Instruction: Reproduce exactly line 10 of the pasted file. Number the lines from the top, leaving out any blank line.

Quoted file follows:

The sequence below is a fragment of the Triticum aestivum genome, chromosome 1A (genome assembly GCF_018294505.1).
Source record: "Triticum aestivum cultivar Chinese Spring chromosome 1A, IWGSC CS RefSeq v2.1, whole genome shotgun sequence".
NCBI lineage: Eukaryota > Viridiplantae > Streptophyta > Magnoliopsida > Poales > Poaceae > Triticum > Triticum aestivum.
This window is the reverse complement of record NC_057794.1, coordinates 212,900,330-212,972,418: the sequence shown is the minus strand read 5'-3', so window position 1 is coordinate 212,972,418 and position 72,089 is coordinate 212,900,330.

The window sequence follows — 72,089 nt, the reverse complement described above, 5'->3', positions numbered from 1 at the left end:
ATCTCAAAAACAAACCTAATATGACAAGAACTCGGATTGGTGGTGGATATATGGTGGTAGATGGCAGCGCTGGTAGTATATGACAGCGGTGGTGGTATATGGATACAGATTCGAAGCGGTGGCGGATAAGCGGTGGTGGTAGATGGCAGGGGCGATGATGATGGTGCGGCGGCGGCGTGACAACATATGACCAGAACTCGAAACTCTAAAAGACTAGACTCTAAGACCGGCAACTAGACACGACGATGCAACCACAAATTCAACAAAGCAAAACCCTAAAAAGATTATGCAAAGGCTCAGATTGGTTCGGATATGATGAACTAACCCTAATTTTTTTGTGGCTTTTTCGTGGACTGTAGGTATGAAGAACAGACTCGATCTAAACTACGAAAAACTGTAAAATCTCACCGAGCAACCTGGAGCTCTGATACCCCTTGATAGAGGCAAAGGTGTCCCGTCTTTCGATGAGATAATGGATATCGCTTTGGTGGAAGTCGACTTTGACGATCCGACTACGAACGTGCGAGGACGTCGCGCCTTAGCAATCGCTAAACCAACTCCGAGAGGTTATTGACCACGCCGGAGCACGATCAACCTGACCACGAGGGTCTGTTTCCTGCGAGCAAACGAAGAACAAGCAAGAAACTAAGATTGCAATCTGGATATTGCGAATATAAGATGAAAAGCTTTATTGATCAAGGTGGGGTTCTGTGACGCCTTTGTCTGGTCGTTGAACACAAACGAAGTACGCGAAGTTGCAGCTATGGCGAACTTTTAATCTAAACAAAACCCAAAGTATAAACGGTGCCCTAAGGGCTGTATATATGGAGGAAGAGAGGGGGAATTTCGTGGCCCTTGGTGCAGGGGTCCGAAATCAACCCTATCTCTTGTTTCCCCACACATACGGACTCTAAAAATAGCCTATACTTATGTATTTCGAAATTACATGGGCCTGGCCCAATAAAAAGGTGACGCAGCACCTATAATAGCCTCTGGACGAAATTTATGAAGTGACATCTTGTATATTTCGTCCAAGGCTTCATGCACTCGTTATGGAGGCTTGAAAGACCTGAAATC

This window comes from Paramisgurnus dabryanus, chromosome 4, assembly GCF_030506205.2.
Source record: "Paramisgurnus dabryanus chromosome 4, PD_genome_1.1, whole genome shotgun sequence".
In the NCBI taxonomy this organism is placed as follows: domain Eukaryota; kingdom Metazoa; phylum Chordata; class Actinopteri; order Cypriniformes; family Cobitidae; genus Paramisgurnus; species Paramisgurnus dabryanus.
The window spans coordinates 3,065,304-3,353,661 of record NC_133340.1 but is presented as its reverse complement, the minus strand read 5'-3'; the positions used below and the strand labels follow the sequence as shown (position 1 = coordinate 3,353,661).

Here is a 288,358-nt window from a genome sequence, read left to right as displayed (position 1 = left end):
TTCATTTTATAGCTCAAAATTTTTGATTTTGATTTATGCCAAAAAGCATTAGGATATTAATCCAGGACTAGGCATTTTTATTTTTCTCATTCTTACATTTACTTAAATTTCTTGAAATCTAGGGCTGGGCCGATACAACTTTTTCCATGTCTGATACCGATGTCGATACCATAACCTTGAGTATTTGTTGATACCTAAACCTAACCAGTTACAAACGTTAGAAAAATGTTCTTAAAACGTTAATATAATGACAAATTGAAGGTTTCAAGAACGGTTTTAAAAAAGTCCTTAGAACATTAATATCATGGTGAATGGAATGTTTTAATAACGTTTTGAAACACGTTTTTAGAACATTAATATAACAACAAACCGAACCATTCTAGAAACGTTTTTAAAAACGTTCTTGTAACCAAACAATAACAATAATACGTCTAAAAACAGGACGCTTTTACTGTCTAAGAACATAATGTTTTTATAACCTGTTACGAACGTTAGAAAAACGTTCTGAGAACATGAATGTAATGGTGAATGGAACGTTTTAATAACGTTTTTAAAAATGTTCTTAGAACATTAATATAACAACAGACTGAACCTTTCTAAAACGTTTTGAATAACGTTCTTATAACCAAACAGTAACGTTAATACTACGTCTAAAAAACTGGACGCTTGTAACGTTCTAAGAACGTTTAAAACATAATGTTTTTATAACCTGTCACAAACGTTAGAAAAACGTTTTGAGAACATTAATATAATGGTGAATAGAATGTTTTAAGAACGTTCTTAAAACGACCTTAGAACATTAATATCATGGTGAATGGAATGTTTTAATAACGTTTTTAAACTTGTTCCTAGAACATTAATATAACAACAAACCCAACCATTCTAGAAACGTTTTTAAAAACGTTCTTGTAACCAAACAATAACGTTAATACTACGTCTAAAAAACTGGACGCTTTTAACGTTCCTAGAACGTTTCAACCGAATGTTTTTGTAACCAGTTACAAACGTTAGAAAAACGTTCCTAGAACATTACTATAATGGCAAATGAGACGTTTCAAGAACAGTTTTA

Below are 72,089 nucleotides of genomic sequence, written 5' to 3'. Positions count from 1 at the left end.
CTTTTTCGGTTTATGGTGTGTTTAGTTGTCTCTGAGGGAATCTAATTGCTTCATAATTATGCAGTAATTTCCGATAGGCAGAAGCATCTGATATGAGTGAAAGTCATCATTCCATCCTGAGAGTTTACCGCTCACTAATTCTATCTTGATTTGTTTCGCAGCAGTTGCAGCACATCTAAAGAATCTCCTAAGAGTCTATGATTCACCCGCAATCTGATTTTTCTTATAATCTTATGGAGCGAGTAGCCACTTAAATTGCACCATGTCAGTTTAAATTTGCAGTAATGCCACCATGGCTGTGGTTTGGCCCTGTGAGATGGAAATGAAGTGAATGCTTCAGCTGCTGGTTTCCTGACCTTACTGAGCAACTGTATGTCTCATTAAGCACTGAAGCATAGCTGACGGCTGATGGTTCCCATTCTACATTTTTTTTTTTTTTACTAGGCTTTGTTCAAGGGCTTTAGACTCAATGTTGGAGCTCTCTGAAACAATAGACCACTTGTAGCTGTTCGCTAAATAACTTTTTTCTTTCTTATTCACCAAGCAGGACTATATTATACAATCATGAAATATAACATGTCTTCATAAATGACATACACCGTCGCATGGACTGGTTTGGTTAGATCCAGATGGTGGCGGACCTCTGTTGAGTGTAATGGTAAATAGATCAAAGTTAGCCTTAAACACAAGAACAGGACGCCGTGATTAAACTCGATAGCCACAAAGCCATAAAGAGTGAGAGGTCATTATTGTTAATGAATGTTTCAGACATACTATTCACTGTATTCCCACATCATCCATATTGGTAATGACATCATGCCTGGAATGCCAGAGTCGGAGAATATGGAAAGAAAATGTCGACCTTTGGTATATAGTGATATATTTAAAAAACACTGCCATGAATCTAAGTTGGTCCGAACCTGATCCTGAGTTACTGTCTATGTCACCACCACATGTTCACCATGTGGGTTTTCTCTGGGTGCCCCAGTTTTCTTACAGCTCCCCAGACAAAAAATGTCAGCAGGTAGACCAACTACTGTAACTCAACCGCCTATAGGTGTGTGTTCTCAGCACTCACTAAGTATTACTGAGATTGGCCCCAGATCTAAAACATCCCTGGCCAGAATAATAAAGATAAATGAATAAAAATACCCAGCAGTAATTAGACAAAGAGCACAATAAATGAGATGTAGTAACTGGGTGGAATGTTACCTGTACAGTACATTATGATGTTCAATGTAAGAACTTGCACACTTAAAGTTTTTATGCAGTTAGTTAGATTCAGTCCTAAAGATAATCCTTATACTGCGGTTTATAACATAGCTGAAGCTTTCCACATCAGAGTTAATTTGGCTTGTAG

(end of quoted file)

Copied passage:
The window spans coordinates 3,065,304-3,353,661 of record NC_133340.1 but is presented as its reverse complement, the minus strand read 5'-3'; the positions used below and the strand labels follow the sequence as shown (position 1 = coordinate 3,353,661).